Bellevue was next. I crisscrossed the streets northeast of downtown, which seemed to hold the highest concentration of Latino businesses. I popped into markets for potato chips with hot sauce, bags of guajillo chiles, and questions: Did they know a store where I could buy barbacoa? Were there other markets in the area that served food? Nothing. So I recrossed Lake Washington and headed north on Aurora, not stopping until I reached south Everett. I was hunting down a tortilla shop I’d seen mentioned on Chowh Latino markets and butcher shops began appearing once I’d crossed north of state Route 525, and finally, I hit the jackpot: a strip mall complex at the corner of Highway 99 and East Casino Road, with restaurant Pollo Rico (see Nosh Box here for more details) at the front and tortilleriaCasa El Dorado around the side.

Peering through the kitchen window, you see hundreds of tortillas whizzing through a conveyor-belt maze every hour, being pressed and baked and flipped. The not-well-oiled machinery screams like a pod of dolphins watching The Shining. But in front of the tortilla factory is a more appealing restaurant space, where the owners have sponge-painted the walls in pumpkins and golds, attracting businesswomen as well as day laborers. In addition to the standard burritos, tacos, and enchiladas, Casa El Dorado serves menudo (tripe stew with hominy) and birria de chivo, spicy goat stew.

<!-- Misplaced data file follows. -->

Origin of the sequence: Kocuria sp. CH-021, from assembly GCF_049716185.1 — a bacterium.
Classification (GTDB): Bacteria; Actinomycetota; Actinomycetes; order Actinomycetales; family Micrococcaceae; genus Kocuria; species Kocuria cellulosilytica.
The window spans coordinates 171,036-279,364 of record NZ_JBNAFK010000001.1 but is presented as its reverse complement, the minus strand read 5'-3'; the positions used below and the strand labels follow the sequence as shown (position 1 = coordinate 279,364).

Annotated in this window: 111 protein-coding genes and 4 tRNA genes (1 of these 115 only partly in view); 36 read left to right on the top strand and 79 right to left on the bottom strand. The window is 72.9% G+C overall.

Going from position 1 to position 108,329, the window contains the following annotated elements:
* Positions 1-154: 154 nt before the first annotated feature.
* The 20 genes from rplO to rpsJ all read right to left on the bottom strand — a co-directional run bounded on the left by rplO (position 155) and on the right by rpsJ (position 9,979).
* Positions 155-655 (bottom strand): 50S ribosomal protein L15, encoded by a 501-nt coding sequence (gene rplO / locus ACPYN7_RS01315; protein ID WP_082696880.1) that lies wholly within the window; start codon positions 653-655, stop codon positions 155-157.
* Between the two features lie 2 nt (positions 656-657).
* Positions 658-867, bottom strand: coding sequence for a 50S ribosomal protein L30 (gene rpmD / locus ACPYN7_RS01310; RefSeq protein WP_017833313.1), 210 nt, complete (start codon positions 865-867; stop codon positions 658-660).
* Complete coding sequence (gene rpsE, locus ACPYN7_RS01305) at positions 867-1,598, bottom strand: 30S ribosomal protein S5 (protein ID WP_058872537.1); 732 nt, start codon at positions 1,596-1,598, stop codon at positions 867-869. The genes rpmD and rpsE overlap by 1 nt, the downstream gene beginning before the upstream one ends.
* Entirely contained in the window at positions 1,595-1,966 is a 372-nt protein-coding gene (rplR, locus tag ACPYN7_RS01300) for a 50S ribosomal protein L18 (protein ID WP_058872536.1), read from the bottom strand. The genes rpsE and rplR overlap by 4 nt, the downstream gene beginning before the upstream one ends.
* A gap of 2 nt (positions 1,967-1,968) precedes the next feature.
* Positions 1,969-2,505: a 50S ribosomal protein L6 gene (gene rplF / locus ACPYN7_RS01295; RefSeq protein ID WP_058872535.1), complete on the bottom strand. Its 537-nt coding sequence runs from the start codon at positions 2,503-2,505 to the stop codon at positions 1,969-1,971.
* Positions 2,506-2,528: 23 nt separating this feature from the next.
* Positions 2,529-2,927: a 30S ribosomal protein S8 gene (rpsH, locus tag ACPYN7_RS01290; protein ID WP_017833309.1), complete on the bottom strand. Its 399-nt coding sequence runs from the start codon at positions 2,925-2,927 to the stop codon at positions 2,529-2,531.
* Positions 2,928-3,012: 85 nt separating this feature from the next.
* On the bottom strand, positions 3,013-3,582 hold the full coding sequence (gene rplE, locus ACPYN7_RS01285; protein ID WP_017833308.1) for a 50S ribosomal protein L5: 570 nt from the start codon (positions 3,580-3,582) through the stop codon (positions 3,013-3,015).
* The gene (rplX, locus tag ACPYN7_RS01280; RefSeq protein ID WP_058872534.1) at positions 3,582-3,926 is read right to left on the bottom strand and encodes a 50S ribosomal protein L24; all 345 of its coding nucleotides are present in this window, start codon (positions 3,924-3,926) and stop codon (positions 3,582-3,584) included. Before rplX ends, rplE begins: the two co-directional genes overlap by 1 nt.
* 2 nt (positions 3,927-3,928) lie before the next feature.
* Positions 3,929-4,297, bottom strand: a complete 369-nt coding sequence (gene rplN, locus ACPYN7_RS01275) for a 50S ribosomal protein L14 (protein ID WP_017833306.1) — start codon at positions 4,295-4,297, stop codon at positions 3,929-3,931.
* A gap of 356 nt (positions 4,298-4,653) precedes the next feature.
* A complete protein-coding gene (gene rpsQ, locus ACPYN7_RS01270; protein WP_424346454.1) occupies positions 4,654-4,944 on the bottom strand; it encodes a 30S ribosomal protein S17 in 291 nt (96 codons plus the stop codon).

Birria is a specialty of Jalisco state that’s almost as rich and complex as mole. A number of Seattle’s taco trucks make a version with beef (my favorite: Tacos El Potrillo on Rainier and Graham), but it’s even better with goat, whose faintly mutton-mustiness seems to call out the darker, deeper tones of the dried chiles and spices in the broth. And Casa El Dorado’s birria is a good one. Once my friend and I shoveled all the onions, cilantro, and limes they provided into our bowl, we started peeling freshly made tortillas off a fat stack. We spooned chunks of braised meat—which fell apart at the touch—into them, squeezing some chile-pumpkin-seed salsa over the top, sipping the crimson, tart broth between bites. We also devoured two sopes mounded high with crunchy, meaty chicharrones (squares of fried pork skin) and lettuce.

The tortilla factory’s carnitas tacos, though, were the best I’ve eaten since I moved to Seattle. No lettuce or beans. No watery salsa. There was nothing extraneous on the taco, just pure flavor: the perfume of cilantro, the bite of raw onions, the flash and burn of salsa verde. And beneath it all, the taste of lean, tender pork, flushed with the scent of the lard that had once enveloped it.

Sure, it was just a $1.25 taco—but worth every mile it took to find.